How long will the lava flow? Predicting eruption durations with satellite monitoring

by Sarah Derouin
Friday, October 13, 2017

This false-color image of the 2014 Holuhraun eruption and lava field in Iceland was captured by the Landsat 8 satellite. Credit: NASA Earth Observatory/Jesse Allen.

If you live near a lava-spewing volcano, it could be helpful to know just how long molten rock might flow during a fiery eruption. In a new study, scientists report that they can calculate how long lava-flowing eruptions might last based on satellite data.

In 1981, Geoff Wadge hypothesized how effusive eruptions, like those on the Big Island of Hawaii or Iceland, progress: Once started, volcanic activity rapidly increases to its peak before slowing down gradually and eventually dying out. Plotting volcanic activity over time gives the time-averaged discharge rate, or TADR, for an eruption. If an eruption follows Wadge’s proposed pattern, the plot winds up looking something like a lopsided bell curve. The thought was that an effusive eruption would slow down in a progressive and predictable way, and therefore the TADR figures could be used to estimate the amount of time left in an eruption — important information in evaluating volcanic hazards and risk.

In the early 1980s, ways to test if effusive eruptions followed Wadge’s pattern were limited. “In Wadge’s 1981 work, volcanologists only had sparse field measurements for each eruption they studied,” says Estelle Bonny, a volcanology graduate student at the University of Hawaii at Manoa and lead author of the new study in the Bulletin of Volcanology. Now, however, satellites that scan Earth’s surface multiple times a day have greatly enhanced data collection. “During an eruption, we can [collect] a measurement up to four times a day, whereas [Wadge] had only a few data points for the entire eruption,” Bonny says.

Bonny and her co-author and advisor Robert Wright, also at the University of Hawaii at Manoa, analyzed thermal infrared remote sensing data collected over the past 15 years by the MODIS instruments aboard NASA’s Terra and Aqua satellites to study 104 effusive eruptions at 34 different volcanoes.

The infrared data allowed the researchers to detect and measure the amount of heat energy emitted by erupting volcanoes, Bonny says. From these measurements, the scientists could determine the volumes and flow rates of lava erupting over the course of each event they studied, which then allowed them to plot the TADR on the Wadge curve for each. The team found that the eruption behavior at 32 of the 34 volcanoes matched Wadge’s hypothesis, showing rapid increases in activity, followed by a long tailing off as flows subsided.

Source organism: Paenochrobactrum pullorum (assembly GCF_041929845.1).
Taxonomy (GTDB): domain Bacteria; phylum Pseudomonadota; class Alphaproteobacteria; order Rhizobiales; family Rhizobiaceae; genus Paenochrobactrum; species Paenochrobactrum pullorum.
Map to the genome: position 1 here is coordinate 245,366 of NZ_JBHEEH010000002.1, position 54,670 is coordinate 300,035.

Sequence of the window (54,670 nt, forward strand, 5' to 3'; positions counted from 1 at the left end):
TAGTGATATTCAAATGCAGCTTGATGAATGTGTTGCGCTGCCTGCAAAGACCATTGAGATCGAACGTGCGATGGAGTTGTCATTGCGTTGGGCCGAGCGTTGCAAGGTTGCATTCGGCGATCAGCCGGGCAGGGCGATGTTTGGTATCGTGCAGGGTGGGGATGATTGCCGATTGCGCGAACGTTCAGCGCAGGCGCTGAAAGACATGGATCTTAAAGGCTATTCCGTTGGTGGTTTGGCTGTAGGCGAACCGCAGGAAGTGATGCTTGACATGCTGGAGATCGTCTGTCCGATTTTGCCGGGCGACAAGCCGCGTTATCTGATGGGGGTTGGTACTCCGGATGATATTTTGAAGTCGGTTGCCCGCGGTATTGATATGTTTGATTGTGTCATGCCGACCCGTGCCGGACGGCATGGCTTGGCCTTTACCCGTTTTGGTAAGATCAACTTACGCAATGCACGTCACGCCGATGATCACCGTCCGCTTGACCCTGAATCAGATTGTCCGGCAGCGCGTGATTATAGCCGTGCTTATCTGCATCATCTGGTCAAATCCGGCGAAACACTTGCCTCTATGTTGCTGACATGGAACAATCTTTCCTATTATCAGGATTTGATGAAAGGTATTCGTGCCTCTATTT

The authors found that the accuracy of predictions for the end of an effusive eruption increases with the number of data points collected during an eruption. Their best prediction of the end of an eruption was within one day of the actual end; their worst was off by 12 days.

The authors wrote that they originally hoped to create a global curve that would help predict end times for all effusive eruptions. But they found that each volcano — in fact each eruption — is unique, meaning a single, universal TADR curve is not possible. But, in general, as eruptions effuse, continual monitoring of the energy released can help pinpoint when lava will stop flowing, the researchers said.

Understanding how long lava-spewing volcanic eruptions might last is important to nearby communities. “There are plenty of places where the lava-flow hazards are real,” says Erik Klemetti, a volcanologist at Denison University in Ohio who was not involved in the study. Lava flows can cause expensive damage and can be disruptive to towns and residents living near volcanoes, he says.

Klemetti says that while the use of remote sensing satellites in monitoring and evaluating volcanic hazards is exciting, the “big caveat” in the new study is that the researchers were looking at “a very specific kind of eruption.” Unlike the effusive eruptions studied, explosive volcanic eruptions can be much more complex, with ever-changing conditions below the surface that are beyond the reach of remote sensing satellites.

But for people living in areas without volcano monitoring networks, remote sensing can help locals know what they might be in for during an eruption, Klemetti says. A technique “that can give even a ballpark idea of [determining] if the eruption is going to last a day or weeks is great for hazard planners.”

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